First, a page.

From 31 May 2021, the personal injury claims process changed for people who suffer from low-value injuries in road traffic accidents (RTAs).
In March 2022, the government published its response to part 2 of the whiplash consultation, shelving plans for further reform.
This page covers:
- what the changes mean for claimants and solicitors
- using the online claims portal
- what we've been doing
The changes affect the amount of compensation claimants receive and include:
- tariffs for whiplash injuries that last up to two years from RTAs
- the small claims limit increasing from £1,000 to £5,000 for RTAs not involving vulnerable road-users such as pedestrians, cyclists, motorcyclists and horse riders
- a new online portal called the Official Injury Claim service
Claims for children will not have to go through the Official Injury Claim service. Usually, these claims will be fast tracked, regardless of the value of the claim.
The reforms are partly the result of the Civil Liability Act 2018. The regulations underpinning these reforms include:
There is also a new Pre-action Protocol for personal injury claims below the small claims limit in RTAs.
The small claims limit increase, along with new tariffs, will lead to more cases being processed as small claims.
Claimants are therefore unlikely to be able to recover their legal costs. For many, the only option may be to use the Official Injury Claim portal and in some cases represent themselves in court. The MoJ has published a guide on making a claim, for people without representation.
More personal injury cases will be treated as small claims. Many claimants may decide not to be represented by a solicitor, as they will not be able to recover their costs.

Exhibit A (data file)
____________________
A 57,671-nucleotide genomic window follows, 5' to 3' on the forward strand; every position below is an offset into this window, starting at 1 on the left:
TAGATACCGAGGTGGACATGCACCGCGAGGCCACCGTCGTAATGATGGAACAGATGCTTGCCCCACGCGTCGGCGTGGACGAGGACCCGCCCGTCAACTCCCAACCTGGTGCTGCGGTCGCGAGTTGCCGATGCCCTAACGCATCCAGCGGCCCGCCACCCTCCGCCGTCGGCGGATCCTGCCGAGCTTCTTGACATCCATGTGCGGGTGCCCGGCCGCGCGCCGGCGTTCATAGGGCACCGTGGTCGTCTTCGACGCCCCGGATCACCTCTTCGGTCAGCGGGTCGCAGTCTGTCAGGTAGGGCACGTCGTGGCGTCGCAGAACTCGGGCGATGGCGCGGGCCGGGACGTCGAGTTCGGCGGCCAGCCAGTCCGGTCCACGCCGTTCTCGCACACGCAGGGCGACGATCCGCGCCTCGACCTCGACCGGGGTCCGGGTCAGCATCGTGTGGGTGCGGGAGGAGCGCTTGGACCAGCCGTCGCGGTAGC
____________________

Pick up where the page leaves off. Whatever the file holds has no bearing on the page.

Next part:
Some firms working in low-value personal injury RTA claims may struggle to stay in the market.
Solicitors working in this area may benefit from revising their business models to adapt to the changes.
If you represent claimants for claims under £10,000, your organisation needs to register on the online portal.
The Official Injury Claim service is for personal injury claims worth less than £5,000 or £10,000 collectively.
Claims that go over the £10,000 limit will need to be managed outside the portal.
The Motor Insurers’ Bureau runs the portal and has made toolkits to support those using the service, including an overview for claims professionals and specific guides on:
- making a claim
- changes to the small claims limit for injury claims (referring to Part 26 of the Civil Procedure Rules)
- Practice Direction 27B
You can also watch video walkthroughs:
- making a claim as a claimant representative (32 minutes)
- exceptions: challenging decisions and taking claims through to court (54 minutes)
The government has shelved plans for further whiplash reform. More than five years after its consultation closed, the Ministry of Justice responded to part two of its Reforming the Soft Tissue Injury Claims Process consultation.
We wrote to the MoJ outlining our key concerns with implementing the whiplash reforms, including issues such as:
- mixed claims – it's not clear how mixed claims will be handled and valued, where the claimant has suffered a tariff injury and a non-tariff injury
- discretionary uplift – it’s not clear in which circumstances a judge can award a 20% uplift to the tariff
- moving data – it’s not clear how information would be transferred securely between the existing claims portal (used by solicitors) and the new Online Injury Claims portal
- duplication and inconsistency – there are lots of scenarios where the process could be confusing and inconsistent for people involved in same accident